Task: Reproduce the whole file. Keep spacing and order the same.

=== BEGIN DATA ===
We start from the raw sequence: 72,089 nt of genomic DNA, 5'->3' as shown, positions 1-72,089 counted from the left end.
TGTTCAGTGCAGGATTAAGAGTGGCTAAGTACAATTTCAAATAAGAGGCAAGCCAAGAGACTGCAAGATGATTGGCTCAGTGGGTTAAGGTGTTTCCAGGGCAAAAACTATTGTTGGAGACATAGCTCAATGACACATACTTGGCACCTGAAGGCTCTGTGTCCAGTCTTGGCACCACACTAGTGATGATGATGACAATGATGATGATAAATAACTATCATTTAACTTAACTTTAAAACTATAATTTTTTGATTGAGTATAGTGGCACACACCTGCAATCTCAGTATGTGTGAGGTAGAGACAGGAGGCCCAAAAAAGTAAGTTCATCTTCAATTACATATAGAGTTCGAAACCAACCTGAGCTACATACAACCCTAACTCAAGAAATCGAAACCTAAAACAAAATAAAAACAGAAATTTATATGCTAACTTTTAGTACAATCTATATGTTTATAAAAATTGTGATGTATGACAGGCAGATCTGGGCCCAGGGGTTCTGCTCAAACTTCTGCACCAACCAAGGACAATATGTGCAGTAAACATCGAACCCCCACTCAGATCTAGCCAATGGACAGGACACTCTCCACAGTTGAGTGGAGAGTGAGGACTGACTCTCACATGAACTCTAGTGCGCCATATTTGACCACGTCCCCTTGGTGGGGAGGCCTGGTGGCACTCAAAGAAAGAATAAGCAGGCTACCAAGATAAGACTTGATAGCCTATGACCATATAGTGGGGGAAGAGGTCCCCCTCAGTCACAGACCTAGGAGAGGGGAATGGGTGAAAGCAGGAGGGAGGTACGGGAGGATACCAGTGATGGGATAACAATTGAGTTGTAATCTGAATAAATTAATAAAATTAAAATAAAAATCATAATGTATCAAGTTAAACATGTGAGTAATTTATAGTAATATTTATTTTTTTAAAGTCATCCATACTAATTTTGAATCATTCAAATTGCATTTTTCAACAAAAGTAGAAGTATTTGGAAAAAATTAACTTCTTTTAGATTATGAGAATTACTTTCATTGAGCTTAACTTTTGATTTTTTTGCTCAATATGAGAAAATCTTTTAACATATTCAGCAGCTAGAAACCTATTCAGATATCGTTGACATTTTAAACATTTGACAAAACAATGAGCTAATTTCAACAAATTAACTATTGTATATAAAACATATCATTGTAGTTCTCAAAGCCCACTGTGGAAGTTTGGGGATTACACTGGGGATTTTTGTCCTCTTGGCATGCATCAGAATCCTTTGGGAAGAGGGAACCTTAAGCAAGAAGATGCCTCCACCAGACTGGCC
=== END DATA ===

We start from the raw sequence: 72,089 nt of genomic DNA, 5'->3' as shown, positions 1-72,089 counted from the left end.
TGTTCAGTGCAGGATTAAGAGTGGCTAAGTACAATTTCAAATAAGAGGCAAGCCAAGAGACTGCAAGATGATTGGCTCAGTGGGTTAAGGTGTTTCCAGGGCAAAAACTATTGTTGGAGACATAGCTCAATGACACATACTTGGCACCTGAAGGCTCTGTGTCCAGTCTTGGCACCACACTAGTGATGATGATGACAATGATGATGATAAATAACTATCATTTAACTTAACTTTAAAACTATAATTTTTTGATTGAGTATAGTGGCACACACCTGCAATCTCAGTATGTGTGAGGTAGAGACAGGAGGCCCAAAAAAGTAAGTTCATCTTCAATTACATATAGAGTTCGAAACCAACCTGAGCTACATACAACCCTAACTCAAGAAATCGAAACCTAAAACAAAATAAAAACAGAAATTTATATGCTAACTTTTAGTACAATCTATATGTTTATAAAAATTGTGATGTATGACAGGCAGATCTGGGCCCAGGGGTTCTGCTCAAACTTCTGCACCAACCAAGGACAATATGTGCAGTAAACATCGAACCCCCACTCAGATCTAGCCAATGGACAGGACACTCTCCACAGTTGAGTGGAGAGTGAGGACTGACTCTCACATGAACTCTAGTGCGCCATATTTGACCACGTCCCCTTGGTGGGGAGGCCTGGTGGCACTCAAAGAAAGAATAAGCAGGCTACCAAGATAAGACTTGATAGCCTATGACCATATAGTGGGGGAAGAGGTCCCCCTCAGTCACAGACCTAGGAGAGGGGAATGGGTGAAAGCAGGAGGGAGGTACGGGAGGATACCAGTGATGGGATAACAATTGAGTTGTAATCTGAATAAATTAATAAAATTAAAATAAAAATCATAATGTATCAAGTTAAACATGTGAGTAATTTATAGTAATATTTATTTTTTTAAAGTCATCCATACTAATTTTGAATCATTCAAATTGCATTTTTCAACAAAAGTAGAAGTATTTGGAAAAAATTAACTTCTTTTAGATTATGAGAATTACTTTCATTGAGCTTAACTTTTGATTTTTTTGCTCAATATGAGAAAATCTTTTAACATATTCAGCAGCTAGAAACCTATTCAGATATCGTTGACATTTTAAACATTTGACAAAACAATGAGCTAATTTCAACAAATTAACTATTGTATATAAAACATATCATTGTAGTTCTCAAAGCCCACTGTGGAAGTTTGGGGATTACACTGGGGATTTTTGTCCTCTTGGCATGCATCAGAATCCTTTGGGAAGAGGGAACCTTAAGCAAGAAGATGCCTCCACCAGACTGGCC